There are risks to stopping fetal monitoring before delivery

This morning at the deposition of the labor and delivery nurse who used to work at a hospital in Cypress, Harris County, Texas. We discussed how she came on duty right at a critical time in our client’s labor and delivery of her twin pregnancy.

The mom’s membranes prematurely ruptured (her water broke) earlier in the afternoon and she went to the hospital for evaluation after contacting her obstetrician (OB/GYN). For over six weeks, the mom had a delivery plan in place with her obstetrician for a cesarean section (C-section) delivery of her twins. This nurse came on duty around 7:00 p.m.

At deposition, the nurse admitted that the patient had a high-risk pregnancy because she was carrying twins. Yet, in the hours preceding her shift, her labor and delivery nursing colleagues ignored a concerning uterine contraction pattern called tachysystole.

Tachysystole is generally a condition where the mom’s uterus is contracting too frequently to allow periods of rest in between contractions. Over time, tachysystole can cause injury to an unborn baby (fetus) by oxygen deprivation, or hypoxia.

Shortly after this nurse came on duty, though, there was another concerning finding. The electronic fetal monitoring showed that the fetal heart rates were plummeting after contractions. These are called late decelerations, and constitute a medical emergency because they are a sign of reduced blood flow to the placenta. Without urgent delivery, the diminished blood flow to the placenta can cause fetal hypoxia and permanent brain injury.

The record-keeping in the hospital’s chart is terrible during this important time period. From the depositions of the obstetrician and labor and delivery nurse, though, we can tell that the healthcare team recognized the significance of the late decelerations and moved the mom to the operating room for C-section delivery.

Shortly before moving the mom to the operating room just across the hallway, someone disconnected the electronic fetal monitor. In the operating room, someone used Doppler equipment to assess the fetal heart tones for a few seconds. I said “someone” in both of the preceding sentences because the medical record doesn’t identify who did these things.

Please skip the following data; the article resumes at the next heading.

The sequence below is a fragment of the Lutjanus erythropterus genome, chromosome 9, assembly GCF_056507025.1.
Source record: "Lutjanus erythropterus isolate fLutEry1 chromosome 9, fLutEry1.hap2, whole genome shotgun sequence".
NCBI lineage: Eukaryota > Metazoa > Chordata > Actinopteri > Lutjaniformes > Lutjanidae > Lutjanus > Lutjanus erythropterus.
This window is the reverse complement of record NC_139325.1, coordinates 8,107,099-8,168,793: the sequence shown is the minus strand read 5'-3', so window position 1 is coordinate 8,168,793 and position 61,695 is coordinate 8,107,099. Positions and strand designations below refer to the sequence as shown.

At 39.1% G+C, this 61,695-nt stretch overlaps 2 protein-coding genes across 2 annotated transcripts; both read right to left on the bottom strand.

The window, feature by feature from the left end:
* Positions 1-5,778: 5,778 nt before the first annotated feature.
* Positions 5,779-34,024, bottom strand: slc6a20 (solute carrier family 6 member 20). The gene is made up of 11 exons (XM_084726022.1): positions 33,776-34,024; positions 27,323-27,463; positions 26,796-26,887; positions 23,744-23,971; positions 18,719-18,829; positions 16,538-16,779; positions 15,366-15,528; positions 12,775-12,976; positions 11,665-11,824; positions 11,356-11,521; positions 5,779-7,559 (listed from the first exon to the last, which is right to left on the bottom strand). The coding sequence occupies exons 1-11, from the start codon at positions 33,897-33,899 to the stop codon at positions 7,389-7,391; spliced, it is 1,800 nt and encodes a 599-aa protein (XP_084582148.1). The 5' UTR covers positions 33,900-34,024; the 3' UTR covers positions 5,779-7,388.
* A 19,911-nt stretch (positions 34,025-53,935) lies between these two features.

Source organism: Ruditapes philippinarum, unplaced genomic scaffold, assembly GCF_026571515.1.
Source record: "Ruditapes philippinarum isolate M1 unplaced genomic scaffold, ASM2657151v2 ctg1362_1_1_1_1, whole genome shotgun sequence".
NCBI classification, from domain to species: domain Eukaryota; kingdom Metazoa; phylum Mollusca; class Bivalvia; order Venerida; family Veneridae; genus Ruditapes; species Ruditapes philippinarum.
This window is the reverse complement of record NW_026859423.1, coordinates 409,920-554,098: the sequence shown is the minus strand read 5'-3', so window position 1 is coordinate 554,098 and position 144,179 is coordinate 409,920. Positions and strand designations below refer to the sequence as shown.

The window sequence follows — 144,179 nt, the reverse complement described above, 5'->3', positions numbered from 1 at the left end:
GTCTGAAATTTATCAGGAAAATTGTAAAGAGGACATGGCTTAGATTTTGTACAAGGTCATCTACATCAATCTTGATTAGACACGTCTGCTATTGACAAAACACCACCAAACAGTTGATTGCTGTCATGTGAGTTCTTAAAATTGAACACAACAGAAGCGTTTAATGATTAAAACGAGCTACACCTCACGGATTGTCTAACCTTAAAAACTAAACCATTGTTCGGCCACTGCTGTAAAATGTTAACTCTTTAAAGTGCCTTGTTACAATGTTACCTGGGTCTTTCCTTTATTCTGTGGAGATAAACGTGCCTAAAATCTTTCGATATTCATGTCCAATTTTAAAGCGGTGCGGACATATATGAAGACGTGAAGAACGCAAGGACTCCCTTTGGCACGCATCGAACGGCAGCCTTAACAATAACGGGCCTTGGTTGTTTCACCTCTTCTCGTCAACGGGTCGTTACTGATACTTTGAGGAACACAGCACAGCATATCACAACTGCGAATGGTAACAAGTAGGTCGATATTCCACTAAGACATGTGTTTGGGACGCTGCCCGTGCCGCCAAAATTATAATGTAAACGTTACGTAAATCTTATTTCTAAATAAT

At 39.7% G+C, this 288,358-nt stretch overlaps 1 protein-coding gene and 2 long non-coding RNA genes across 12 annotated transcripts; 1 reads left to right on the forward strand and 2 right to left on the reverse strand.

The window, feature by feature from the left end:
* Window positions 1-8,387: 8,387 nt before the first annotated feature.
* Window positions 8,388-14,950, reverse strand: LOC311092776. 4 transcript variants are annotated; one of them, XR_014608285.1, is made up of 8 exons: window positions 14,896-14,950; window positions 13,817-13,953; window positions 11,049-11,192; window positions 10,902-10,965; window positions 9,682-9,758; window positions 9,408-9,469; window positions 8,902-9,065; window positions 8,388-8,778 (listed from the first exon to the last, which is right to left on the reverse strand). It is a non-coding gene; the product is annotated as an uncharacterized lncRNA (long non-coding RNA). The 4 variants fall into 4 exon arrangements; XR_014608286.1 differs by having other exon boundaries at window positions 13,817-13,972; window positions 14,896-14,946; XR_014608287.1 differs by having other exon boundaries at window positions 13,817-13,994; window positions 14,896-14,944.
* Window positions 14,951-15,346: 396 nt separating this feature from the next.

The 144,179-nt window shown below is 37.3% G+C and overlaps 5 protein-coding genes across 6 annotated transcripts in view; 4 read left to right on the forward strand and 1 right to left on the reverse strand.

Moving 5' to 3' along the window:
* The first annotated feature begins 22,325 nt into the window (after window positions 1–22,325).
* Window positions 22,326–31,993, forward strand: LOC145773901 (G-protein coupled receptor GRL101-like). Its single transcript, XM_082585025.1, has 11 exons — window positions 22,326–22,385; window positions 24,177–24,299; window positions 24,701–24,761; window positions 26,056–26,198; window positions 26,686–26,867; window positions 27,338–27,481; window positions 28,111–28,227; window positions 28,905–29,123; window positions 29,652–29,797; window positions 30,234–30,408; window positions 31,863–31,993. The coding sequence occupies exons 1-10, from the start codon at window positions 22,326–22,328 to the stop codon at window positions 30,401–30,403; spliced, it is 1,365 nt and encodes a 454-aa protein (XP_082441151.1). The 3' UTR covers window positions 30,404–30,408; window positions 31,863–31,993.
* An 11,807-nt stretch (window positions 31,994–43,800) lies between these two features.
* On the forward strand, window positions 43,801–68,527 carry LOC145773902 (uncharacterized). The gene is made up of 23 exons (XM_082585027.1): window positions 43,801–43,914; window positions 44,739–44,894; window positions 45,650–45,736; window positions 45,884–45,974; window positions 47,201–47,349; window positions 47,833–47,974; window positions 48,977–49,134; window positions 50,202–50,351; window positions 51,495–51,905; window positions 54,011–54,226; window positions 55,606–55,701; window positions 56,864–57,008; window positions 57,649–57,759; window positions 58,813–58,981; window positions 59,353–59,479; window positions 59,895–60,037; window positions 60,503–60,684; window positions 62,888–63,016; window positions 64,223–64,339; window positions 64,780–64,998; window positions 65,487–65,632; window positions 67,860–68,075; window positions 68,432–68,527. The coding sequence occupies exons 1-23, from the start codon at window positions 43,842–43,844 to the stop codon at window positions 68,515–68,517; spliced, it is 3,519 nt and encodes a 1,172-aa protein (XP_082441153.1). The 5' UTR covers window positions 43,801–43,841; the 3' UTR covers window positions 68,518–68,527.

The anesthesiologist, in fact, is the only person who even mentioned the Doppler, and the hospital maintained no data from it. For nearly 30 minutes in the operating room, the nursing staff conducted no fetal monitoring. The first twin was born without any complication, but unfortunately the second twin was delivered a minute later and was discovered to have a permanent brain injury.

With adequate fetal monitoring in the operating room, our experts believe that an earlier delivery would have occurred, that would have preserved a safe intrauterine environment that would’ve avoided the second twin developing brain injury. Even when there’s a decision to proceed with the C-section and the patient is in the operating room, the obstetrician and medical and delivery team can move in an expedited fashion, including choice of anesthesia, or the slower pace.

In high-risk pregnancies, higher levels of fetal monitoring are warranted and when there is a sign of fetal distress, so is urgent delivery.

If your baby has sustained a serious injury because obstetrical or labor and delivery errors, then contact a top-rated experienced medical malpractice lawyer for free consultation about your potential case.

Robert Painter
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Robert Painter

Robert Painter is an award-winning medical malpractice attorney at Painter Law Firm Medical Malpractice Attorneys in Houston, Texas. He is a former hospital administrator who represents patients and family members in medical negligence and wrongful death lawsuits all over Texas. Contact him for a free consultation and strategy session by calling 281-580-8800 or emailing him right now.